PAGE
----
Pink Floyd's Gilmour back with album, Roman theater shows

Months after rock legends Pink Floyd put out a final album, guitarist and vocalist David Gilmour, seen here perforimg in Paris March 15, 2006, is planning a solo album and shows at Roman-era theaters (AFP Photo/Pierre Andrieu)

New York (AFP) - Months after rock legends Pink Floyd put out a final album, guitarist and vocalist David Gilmour is planning a solo album and shows at Roman-era theaters.

Gilmour announced on his website Wednesday that he would release the album, the title and exact date of which he did not reveal, to coincide with a tour of "some of the world's most beautiful cities and venues."

The eight-concert tour will start at the two-millennia-old Pula Arena in Croatia on September 12 and also stop at Roman-era theaters in Orange, France, and Verona, Italy.

The Cambridge, England-born artist will also perform in Germany and London, with three dates at the Royal Albert Hall.

The solo album will be the fourth by Gilmour, who turns 69 on Friday. His last solo album, "On an Island," reflected Pink Floyd's psychedelic style with a greater emphasis on instrumental components and orchestration.

The album, inspired in part by Gilmour's time on the Greek island of Kastellorizo, featured contributions by the Polish composer Zbigniew Preisner as well as folk rockers David Crosby and Graham Nash.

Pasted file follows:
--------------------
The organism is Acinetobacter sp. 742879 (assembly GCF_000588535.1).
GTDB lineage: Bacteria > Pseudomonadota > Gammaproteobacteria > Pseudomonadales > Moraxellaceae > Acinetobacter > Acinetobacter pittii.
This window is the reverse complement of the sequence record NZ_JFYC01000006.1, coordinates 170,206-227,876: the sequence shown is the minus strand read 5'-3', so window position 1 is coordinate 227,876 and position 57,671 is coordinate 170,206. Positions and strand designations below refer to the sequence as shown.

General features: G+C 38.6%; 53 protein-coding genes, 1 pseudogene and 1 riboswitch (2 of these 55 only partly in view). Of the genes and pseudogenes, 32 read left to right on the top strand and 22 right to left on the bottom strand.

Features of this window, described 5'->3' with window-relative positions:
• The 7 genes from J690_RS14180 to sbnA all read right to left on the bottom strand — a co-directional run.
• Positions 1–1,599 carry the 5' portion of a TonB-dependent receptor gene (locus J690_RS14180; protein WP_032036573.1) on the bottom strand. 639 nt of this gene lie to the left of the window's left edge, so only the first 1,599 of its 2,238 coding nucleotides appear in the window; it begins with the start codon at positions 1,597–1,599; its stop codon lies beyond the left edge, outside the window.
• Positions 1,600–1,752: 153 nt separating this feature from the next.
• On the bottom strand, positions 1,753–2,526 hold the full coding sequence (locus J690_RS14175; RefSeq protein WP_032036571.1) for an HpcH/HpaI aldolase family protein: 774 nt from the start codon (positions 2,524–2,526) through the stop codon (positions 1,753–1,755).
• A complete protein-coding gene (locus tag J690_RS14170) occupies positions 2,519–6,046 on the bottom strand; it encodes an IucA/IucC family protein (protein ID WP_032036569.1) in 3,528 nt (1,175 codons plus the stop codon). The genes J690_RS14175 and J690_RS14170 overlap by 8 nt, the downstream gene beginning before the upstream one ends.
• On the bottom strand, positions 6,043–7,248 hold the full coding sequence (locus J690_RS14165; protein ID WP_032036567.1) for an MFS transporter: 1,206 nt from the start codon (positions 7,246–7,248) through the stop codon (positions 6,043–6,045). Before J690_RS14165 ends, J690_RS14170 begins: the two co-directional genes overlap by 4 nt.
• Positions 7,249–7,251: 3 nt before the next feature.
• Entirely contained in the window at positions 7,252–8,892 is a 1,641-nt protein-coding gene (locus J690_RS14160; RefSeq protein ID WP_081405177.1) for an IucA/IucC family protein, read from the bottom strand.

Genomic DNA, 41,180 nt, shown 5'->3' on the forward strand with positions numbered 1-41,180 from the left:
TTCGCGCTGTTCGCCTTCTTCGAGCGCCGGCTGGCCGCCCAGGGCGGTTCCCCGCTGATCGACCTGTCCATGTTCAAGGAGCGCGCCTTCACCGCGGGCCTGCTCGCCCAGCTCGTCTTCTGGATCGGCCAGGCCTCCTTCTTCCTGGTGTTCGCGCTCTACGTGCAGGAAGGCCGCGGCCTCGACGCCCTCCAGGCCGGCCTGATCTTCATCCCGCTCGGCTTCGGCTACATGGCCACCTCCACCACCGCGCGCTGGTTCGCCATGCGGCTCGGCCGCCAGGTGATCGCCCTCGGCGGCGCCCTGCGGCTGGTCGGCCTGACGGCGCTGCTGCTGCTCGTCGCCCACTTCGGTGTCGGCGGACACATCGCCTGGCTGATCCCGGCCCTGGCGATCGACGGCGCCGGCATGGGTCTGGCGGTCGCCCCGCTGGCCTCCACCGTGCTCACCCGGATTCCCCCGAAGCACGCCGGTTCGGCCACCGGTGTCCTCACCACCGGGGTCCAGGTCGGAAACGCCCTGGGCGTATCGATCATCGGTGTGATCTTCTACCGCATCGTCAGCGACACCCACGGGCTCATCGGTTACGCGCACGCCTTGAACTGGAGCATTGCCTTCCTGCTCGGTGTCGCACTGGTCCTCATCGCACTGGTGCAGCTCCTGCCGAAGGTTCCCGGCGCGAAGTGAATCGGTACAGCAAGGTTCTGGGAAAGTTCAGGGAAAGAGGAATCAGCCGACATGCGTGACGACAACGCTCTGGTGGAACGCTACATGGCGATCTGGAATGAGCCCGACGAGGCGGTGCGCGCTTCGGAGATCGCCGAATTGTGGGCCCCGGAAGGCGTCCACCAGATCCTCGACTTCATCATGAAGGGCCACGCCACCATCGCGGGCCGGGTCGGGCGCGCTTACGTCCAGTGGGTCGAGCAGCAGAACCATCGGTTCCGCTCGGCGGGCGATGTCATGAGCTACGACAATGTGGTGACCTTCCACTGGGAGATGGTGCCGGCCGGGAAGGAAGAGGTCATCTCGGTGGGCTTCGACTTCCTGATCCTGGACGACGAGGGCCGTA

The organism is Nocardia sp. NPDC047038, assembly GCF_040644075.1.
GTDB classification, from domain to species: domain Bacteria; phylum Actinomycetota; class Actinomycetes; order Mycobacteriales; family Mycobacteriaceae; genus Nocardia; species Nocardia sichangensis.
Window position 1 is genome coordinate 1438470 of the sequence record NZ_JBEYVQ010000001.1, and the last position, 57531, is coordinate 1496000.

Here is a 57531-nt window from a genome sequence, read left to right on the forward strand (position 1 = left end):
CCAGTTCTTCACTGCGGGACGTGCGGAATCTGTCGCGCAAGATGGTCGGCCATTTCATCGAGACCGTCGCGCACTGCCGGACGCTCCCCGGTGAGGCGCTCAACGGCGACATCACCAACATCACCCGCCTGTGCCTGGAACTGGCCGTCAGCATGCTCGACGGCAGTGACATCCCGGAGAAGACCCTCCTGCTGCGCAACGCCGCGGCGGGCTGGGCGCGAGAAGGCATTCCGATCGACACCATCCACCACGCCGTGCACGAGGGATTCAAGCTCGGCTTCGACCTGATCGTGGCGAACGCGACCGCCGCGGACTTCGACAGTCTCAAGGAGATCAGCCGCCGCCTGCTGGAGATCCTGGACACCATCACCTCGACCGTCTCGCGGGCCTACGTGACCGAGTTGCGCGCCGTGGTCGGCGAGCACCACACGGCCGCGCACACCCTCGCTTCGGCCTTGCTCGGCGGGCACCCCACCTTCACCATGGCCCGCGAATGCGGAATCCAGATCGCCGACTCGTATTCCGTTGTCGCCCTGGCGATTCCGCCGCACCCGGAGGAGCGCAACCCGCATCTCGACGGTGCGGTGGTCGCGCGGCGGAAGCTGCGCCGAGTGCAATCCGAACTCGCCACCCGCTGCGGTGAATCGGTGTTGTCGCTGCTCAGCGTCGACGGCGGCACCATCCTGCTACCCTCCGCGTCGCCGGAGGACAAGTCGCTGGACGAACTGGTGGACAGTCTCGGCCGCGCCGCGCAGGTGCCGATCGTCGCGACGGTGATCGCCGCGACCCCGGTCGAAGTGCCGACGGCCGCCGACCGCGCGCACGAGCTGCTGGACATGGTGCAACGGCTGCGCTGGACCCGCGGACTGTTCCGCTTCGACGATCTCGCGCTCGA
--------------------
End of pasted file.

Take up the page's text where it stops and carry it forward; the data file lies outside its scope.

Pink Floyd, with its dark landscapes and meditations of personal isolation, became one of rock's most influential acts through albums such as "Dark Side of the Moon" and "The Wall."

Gilmour was a driving force behind Pink Floyd along with Roger Waters -- who parted with the band amid acrimony in 1985 and has pursued a solo career -- and original lead singer Syd Barrett, who left in 1969 as he struggled with mental illness.

Gilmour and drummer Nick Mason in November released "The Endless River," which the duo said would be Pink Floyd's final album and closed with a reflection on getting older.

The album -- consistent with Pink Floyd's style, if less ambitious than the classic works -- was largely written by keyboardist Richard Wright, who died in 2008.